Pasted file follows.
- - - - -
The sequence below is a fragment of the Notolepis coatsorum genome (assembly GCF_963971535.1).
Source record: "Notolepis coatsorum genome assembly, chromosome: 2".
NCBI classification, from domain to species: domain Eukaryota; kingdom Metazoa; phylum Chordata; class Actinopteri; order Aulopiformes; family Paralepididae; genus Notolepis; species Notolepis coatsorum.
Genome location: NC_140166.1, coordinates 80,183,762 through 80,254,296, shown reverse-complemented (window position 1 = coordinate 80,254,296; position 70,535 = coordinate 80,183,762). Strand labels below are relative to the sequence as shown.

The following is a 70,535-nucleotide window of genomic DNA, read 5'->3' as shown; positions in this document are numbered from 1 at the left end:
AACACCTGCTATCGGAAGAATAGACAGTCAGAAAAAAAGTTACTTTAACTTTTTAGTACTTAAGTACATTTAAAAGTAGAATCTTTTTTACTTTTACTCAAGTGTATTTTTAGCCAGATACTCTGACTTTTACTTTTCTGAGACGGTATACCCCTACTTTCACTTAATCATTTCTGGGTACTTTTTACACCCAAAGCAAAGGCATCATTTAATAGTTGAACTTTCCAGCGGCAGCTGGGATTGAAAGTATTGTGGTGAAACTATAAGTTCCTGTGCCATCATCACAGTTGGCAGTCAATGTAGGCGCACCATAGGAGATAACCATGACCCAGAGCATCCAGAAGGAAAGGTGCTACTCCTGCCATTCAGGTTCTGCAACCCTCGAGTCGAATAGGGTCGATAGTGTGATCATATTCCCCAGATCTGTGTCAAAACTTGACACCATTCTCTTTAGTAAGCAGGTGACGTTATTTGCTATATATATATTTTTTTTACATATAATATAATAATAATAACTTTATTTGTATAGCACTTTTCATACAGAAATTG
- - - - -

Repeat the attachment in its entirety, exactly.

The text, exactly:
The sequence below is a fragment of the Notolepis coatsorum genome (assembly GCF_963971535.1).
Source record: "Notolepis coatsorum genome assembly, chromosome: 2".
NCBI classification, from domain to species: domain Eukaryota; kingdom Metazoa; phylum Chordata; class Actinopteri; order Aulopiformes; family Paralepididae; genus Notolepis; species Notolepis coatsorum.
Genome location: NC_140166.1, coordinates 80,183,762 through 80,254,296, shown reverse-complemented (window position 1 = coordinate 80,254,296; position 70,535 = coordinate 80,183,762). Strand labels below are relative to the sequence as shown.

The following is a 70,535-nucleotide window of genomic DNA, read 5'->3' as shown; positions in this document are numbered from 1 at the left end:
AACACCTGCTATCGGAAGAATAGACAGTCAGAAAAAAAGTTACTTTAACTTTTTAGTACTTAAGTACATTTAAAAGTAGAATCTTTTTTACTTTTACTCAAGTGTATTTTTAGCCAGATACTCTGACTTTTACTTTTCTGAGACGGTATACCCCTACTTTCACTTAATCATTTCTGGGTACTTTTTACACCCAAAGCAAAGGCATCATTTAATAGTTGAACTTTCCAGCGGCAGCTGGGATTGAAAGTATTGTGGTGAAACTATAAGTTCCTGTGCCATCATCACAGTTGGCAGTCAATGTAGGCGCACCATAGGAGATAACCATGACCCAGAGCATCCAGAAGGAAAGGTGCTACTCCTGCCATTCAGGTTCTGCAACCCTCGAGTCGAATAGGGTCGATAGTGTGATCATATTCCCCAGATCTGTGTCAAAACTTGACACCATTCTCTTTAGTAAGCAGGTGACGTTATTTGCTATATATATATTTTTTTTACATATAATATAATAATAATAACTTTATTTGTATAGCACTTTTCATACAGAAATTG